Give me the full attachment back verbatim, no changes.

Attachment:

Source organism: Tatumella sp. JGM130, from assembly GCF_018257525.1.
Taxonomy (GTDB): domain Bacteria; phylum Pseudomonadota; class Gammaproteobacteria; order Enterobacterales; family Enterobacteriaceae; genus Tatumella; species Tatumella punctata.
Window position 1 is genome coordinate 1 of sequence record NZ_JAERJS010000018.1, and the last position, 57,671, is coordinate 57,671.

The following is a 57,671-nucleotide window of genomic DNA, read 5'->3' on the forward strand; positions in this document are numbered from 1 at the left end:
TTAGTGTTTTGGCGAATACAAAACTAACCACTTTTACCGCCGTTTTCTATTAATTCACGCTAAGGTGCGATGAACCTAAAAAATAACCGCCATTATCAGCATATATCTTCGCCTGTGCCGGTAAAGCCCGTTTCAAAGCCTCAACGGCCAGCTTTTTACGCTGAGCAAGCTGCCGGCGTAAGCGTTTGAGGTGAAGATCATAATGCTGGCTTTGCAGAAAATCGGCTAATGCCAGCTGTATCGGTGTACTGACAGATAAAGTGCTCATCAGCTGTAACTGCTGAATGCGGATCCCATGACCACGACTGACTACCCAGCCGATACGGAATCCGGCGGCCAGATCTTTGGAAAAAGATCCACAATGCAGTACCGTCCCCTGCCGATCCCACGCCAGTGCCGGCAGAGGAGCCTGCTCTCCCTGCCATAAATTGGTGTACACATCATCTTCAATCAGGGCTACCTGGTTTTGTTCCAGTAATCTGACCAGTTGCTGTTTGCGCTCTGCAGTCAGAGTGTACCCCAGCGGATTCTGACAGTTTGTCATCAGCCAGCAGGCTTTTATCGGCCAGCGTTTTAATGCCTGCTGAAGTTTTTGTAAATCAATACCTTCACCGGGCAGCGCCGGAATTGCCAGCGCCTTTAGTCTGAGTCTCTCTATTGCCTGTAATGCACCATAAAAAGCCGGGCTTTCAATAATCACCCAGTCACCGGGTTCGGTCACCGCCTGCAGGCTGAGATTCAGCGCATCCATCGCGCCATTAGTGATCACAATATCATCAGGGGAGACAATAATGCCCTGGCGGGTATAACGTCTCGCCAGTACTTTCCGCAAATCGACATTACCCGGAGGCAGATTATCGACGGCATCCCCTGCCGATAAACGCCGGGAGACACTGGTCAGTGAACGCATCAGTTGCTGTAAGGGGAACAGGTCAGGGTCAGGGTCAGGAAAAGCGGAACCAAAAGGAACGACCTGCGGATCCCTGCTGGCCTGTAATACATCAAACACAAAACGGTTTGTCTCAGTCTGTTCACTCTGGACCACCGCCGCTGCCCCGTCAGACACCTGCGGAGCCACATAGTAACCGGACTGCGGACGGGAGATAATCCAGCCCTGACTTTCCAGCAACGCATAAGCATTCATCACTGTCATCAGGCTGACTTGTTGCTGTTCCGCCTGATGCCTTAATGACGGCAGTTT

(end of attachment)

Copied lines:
Source organism: Tatumella sp. JGM130, from assembly GCF_018257525.1.
Taxonomy (GTDB): domain Bacteria; phylum Pseudomonadota; class Gammaproteobacteria; order Enterobacterales; family Enterobacteriaceae; genus Tatumella; species Tatumella punctata.
Window position 1 is genome coordinate 1 of sequence record NZ_JAERJS010000018.1, and the last position, 57,671, is coordinate 57,671.

The following is a 57,671-nucleotide window of genomic DNA, read 5'->3' on the forward strand; positions in this document are numbered from 1 at the left end:
TTAGTGTTTTGGCGAATACAAAACTAACCACTTTTACCGCCGTTTTCTATTAATTCACGCTAAGGTGCGATGAACCTAAAAAATAACCGCCATTATCAGCATATATCTTCGCCTGTGCCGGTAAAGCCCGTTTCAAAGCCTCAACGGCCAGCTTTTTACGCTGAGCAAGCTGCCGGCGTAAGCGTTTGAGGTGAAGATCATAATGCTGGCTTTGCAGAAAATCGGCTAATGCCAGCTGTATCGGTGTACTGACAGATAAAGTGCTCATCAGCTGTAACTGCTGAATGCGGATCCCATGACCACGACTGACTACCCAGCCGATACGGAATCCGGCGGCCAGATCTTTGGAAAAAGATCCACAATGCAGTACCGTCCCCTGCCGATCCCACGCCAGTGCCGGCAGAGGAGCCTGCTCTCCCTGCCATAAATTGGTGTACACATCATCTTCAATCAGGGCTACCTGGTTTTGTTCCAGTAATCTGACCAGTTGCTGTTTGCGCTCTGCAGTCAGAGTGTACCCCAGCGGATTCTGACAGTTTGTCATCAGCCAGCAGGCTTTTATCGGCCAGCGTTTTAATGCCTGCTGAAGTTTTTGTAAATCAATACCTTCACCGGGCAGCGCCGGAATTGCCAGCGCCTTTAGTCTGAGTCTCTCTATTGCCTGTAATGCACCATAAAAAGCCGGGCTTTCAATAATCACCCAGTCACCGGGTTCGGTCACCGCCTGCAGGCTGAGATTCAGCGCATCCATCGCGCCATTAGTGATCACAATATCATCAGGGGAGACAATAATGCCCTGGCGGGTATAACGTCTCGCCAGTACTTTCCGCAAATCGACATTACCCGGAGGCAGATTATCGACGGCATCCCCTGCCGATAAACGCCGGGAGACACTGGTCAGTGAACGCATCAGTTGCTGTAAGGGGAACAGGTCAGGGTCAGGGTCAGGAAAAGCGGAACCAAAAGGAACGACCTGCGGATCCCTGCTGGCCTGTAATACATCAAACACAAAACGGTTTGTCTCAGTCTGTTCACTCTGGACCACCGCCGCTGCCCCGTCAGACACCTGCGGAGCCACATAGTAACCGGACTGCGGACGGGAGATAATCCAGCCCTGACTTTCCAGCAACGCATAAGCATTCATCACTGTCATCAGGCTGACTTGTTGCTGTTCCGCCTGATGCCTTAATGACGGCAGTTT